Architecture tells a West Side story | WBEZ
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Architecture tells a West Side story

(photo by Lee Bey)

I was cruising through the West Side a few days ago when I stumbled across this five-story commercial building at 4130 W. Madison.

Built in 1929, it is another vacant West Side building. End of story? Not so fast.‚ ‚ Slow down a bit and you'll notice the eight-decade history of the nearby Madison/Pulaski commercial district is etched across the building's weathered face. The empty, gated-up and boarded-up ground level speaks to the economically downcast present day. The mishmash of painted over signage--a beauty school; a furniture store; a who-knows-what-else--above the storefront speaks to preceding decades. There was some activity, but nothing particularly sustaining.

Then the second floor in dark granite once held a dentist's office. The old fashioned, mid-century window lettering is still there, but the business is long gone.‚  But I bet it had been there a while. Above that, a nicely-detailed Gothic inspired facade that is evidence this building--much like the Madison/Pulaski district--had economic might and power.‚  Maybe a fire once swept through the 4th and 5th floor, judging by the seemingly charred window boards. But dig the muscular, bearded terra cotta gnome above the second floor: he's one of 4 holding up the facade's upper three stories:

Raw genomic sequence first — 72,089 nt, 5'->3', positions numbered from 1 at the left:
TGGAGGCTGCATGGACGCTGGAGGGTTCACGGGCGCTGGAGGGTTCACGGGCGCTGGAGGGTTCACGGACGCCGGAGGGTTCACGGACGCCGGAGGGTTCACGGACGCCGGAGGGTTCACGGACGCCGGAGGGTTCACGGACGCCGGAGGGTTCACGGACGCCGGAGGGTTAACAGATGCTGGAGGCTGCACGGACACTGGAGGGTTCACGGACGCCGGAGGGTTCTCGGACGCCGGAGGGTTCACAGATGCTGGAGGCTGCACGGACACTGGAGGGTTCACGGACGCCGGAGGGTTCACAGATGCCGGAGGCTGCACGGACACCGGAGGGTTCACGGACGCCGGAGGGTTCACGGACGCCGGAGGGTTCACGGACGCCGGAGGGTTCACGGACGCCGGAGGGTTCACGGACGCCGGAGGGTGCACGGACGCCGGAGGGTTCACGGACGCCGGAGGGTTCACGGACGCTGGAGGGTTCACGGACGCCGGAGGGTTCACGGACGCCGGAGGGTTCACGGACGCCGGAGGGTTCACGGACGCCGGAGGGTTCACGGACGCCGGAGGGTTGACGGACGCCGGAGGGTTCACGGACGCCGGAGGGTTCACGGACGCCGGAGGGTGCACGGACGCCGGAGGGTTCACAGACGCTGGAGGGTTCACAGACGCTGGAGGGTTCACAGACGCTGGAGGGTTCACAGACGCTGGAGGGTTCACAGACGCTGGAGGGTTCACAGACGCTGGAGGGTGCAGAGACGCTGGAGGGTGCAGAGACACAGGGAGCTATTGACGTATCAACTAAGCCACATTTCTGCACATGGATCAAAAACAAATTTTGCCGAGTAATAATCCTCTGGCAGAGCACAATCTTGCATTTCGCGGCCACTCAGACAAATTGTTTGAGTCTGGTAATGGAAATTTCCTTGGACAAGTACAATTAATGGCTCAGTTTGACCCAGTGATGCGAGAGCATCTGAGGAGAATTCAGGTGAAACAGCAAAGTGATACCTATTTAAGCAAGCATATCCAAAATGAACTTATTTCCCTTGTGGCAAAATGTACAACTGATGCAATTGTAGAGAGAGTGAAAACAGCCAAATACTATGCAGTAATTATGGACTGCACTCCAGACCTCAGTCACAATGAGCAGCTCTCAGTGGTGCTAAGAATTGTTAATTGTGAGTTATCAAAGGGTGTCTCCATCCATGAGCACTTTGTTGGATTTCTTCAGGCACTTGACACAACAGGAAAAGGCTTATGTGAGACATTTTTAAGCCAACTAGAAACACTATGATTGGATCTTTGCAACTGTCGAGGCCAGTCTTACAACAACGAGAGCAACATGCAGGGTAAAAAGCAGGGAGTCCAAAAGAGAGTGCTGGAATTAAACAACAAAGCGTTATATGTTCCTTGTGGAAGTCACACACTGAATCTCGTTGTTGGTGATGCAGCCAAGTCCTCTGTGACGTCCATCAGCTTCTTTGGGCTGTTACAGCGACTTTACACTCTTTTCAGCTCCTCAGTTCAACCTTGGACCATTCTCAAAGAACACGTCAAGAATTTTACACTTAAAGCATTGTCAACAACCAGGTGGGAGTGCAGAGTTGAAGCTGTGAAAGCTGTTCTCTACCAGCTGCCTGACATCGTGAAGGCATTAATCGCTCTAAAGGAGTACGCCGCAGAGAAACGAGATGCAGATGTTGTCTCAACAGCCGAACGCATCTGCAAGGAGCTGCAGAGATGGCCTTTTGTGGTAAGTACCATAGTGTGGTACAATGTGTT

(photo by Lee Bey)

I like this:

(photo by Lee Bey)

(photo by Lee Bey)

The building is for sale. But if the structure is a kind of bellweather, what does the future hold for it--and the surrounding area? More decline? Demolition? Or a restoration? As I took these photos, a young man from the neighborhood named Andrew came out from one of the storefronts across from the building and watched me take photos.

"I was just sitting in there looking at that building and wondering what is going to happen to it," he said. "Be a shame if they tore down a building like that."

In other news: A shout-out and a "thank you" to Joe Kunkel, Gary and Joan Gand and the good people at Chicago Bauhaus & Beyond who invited me to speak before the group at its annual board meeting at the Chicago Architecture Foundation headquarters yesterday. CB&B, with Rizzoli, has just published a 208-page coffee table book, Julius Shulman: Chicago Mid-Century Modernism . Photographed by Shulman, the great architectural photographer who died last June, the book shines a long-overdue light on the area's modernist residential architecture. Chicago architect (and friend to this blog) Stanley Tigerman, who spent his early career at Keck & Keck, wrote the book's thoughtful postscript.

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